In Part I, we examined the civil litigation system and how it works. We also examined issues of concern regarding the civil litigation system, particularly for international companies. In this Part, we will examine how arbitration works and will compare arbitration to litigation.
Before turning to arbitration, I want to say a brief word about mediation. Both arbitration and mediation are alternative dispute resolution (“ADR”) methods. Both are widely used. However, they are very different. Mediation is a structured settlement negotiation process with a neutral third party known as a mediator. Mediation is not a binding process. The mediator does not decide anything. The mediator tries to help the parties reach a settlement, and nothing is decided unless the parties agree. Mediation can be used whenever there is a dispute. Often, parties will mediate before they file for litigation or arbitration. Parties can, however, use mediation after a lawsuit has filed. Mediation can also be used after arbitration is filed. As stated, mediation is simply a method to help the parties try to reach a voluntary settlement and is often very successful.
Arbitration is a true alternative to the civil litigation process. Arbitration provides a means for a dispute to be decided in a binding proceeding. The key difference between litigation and arbitration is that the parties agree to have their dispute decided by an arbitrator or a panel of arbitrators (typically, a panel consists of three arbitrators instead of a judge and jury.
Arbitration is a creature of contract. The parties can agree to submit their claims to arbitration in advance by including an arbitration clause in a commercial contract. A very simple arbitration clause might read: “The parties agree to submit any and all disputes arising out of or arising under this agreement to binding arbitration to be administered under the Rules of Arbitration of the International Chamber of Commerce (“ICC”). The arbitration shall be conducted in the English language. The situs of the arbitration shall be Atlanta, Georgia, U.S.A. The award of the arbitrator shall be enforceable by a court of competent jurisdiction.”
If the parties have not agreed in advance to submit their claims to arbitration, they can agree to do so after a dispute arises pursuant to a submission agreement. A submission agreement has similar language to that contained in an arbitration clause.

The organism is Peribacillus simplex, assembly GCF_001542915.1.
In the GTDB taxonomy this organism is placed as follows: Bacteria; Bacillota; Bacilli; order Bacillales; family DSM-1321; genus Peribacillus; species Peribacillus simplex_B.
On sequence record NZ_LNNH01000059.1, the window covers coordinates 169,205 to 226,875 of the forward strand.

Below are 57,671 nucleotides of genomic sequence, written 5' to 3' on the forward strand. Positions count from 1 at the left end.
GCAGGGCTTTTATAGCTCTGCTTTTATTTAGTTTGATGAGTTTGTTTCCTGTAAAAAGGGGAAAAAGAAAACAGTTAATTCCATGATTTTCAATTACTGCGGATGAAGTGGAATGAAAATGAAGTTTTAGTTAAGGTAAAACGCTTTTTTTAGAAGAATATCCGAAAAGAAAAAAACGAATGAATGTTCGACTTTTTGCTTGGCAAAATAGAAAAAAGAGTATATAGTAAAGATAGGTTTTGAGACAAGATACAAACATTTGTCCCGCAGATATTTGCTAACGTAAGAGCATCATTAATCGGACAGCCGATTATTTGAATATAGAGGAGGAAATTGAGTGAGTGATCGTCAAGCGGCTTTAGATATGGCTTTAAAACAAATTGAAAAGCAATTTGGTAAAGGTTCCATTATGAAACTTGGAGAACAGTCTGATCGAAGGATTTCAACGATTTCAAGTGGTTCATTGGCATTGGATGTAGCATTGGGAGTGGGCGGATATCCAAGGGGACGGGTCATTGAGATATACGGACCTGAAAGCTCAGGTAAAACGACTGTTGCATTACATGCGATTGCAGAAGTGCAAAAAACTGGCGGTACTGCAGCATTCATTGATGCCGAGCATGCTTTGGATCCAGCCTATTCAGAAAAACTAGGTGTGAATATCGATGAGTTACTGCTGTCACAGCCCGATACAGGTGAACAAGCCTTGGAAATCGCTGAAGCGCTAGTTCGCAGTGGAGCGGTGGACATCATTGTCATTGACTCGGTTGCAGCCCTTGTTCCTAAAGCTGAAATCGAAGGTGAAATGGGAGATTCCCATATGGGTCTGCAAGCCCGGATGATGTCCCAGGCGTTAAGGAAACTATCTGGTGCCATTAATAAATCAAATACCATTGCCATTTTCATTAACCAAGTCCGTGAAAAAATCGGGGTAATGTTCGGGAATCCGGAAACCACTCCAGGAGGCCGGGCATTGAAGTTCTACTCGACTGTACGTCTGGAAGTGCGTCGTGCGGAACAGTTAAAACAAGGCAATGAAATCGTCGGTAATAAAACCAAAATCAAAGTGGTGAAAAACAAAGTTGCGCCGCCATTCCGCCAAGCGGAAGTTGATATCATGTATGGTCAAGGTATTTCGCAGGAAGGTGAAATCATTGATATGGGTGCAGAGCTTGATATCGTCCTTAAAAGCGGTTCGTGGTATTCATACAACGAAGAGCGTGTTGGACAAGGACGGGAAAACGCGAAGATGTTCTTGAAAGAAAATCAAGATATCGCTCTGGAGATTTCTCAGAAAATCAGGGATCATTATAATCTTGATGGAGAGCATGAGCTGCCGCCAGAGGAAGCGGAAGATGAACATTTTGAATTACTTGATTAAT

Generally, it is clear which parties have agreed to arbitrate because they will have signed an agreement. However, there have been instances in which non-signing parties (often affiliates of the signatory parties) are bound under various theories, including agency, alter ego and the like. Such issues do not often arise, and, when they do, may spawn litigation about whether the parties are required to arbitrate.
In the U.S., most arbitrators are lawyers or retired judges. However, business people can sometimes serve as arbitrators. There are a number of organizations that administer arbitrations, including the aforementioned ICC and the American Arbitration Association Parties can also agree to a non-administered arbitration, in which they agree to a method for appointing the arbitrator or panel, and then the arbitrator or panel administers the proceeding.
It is important to understand that, by agreeing to arbitration, a party is giving up the right to litigate in court, and, in particular, the right to a jury trial. Arbitration agreements are generally enforceable under the Federal Arbitration Act if they involve a transaction “in commerce” (meaning it is not entirely intrastate). Most states also have statutes enforcing arbitration agreement.
In the past several years, some parties have tried to avoid arbitration agreements under various theories. For the most part, these efforts have not been successful. The U.S. Supreme Court has generally been very supportive of enforcing agreements to arbitrate.
It should be mentioned that there are some on-going efforts to make arbitration agreements in certain settings — particularly consumer transactions involving form contracts — unenforceable. Given the current political climate, it would not be surprising if these efforts gain traction. However, it would seem unlikely that any legislation would affect the enforceability of arbitration agreements in commercial contracts.
How Commercial Arbitration Works
Commercial arbitration usually begins with the filing of a demand for arbitration. The party filing the demand is called the “claimant.” The administering organizations have different rules, but arbitration rules do not typically provide for a default for failure to answer the demand. The failure to answer is typically viewed as a denial of the claim. The other party (the “respondent”) can file a counterclaim, just as is in litigation.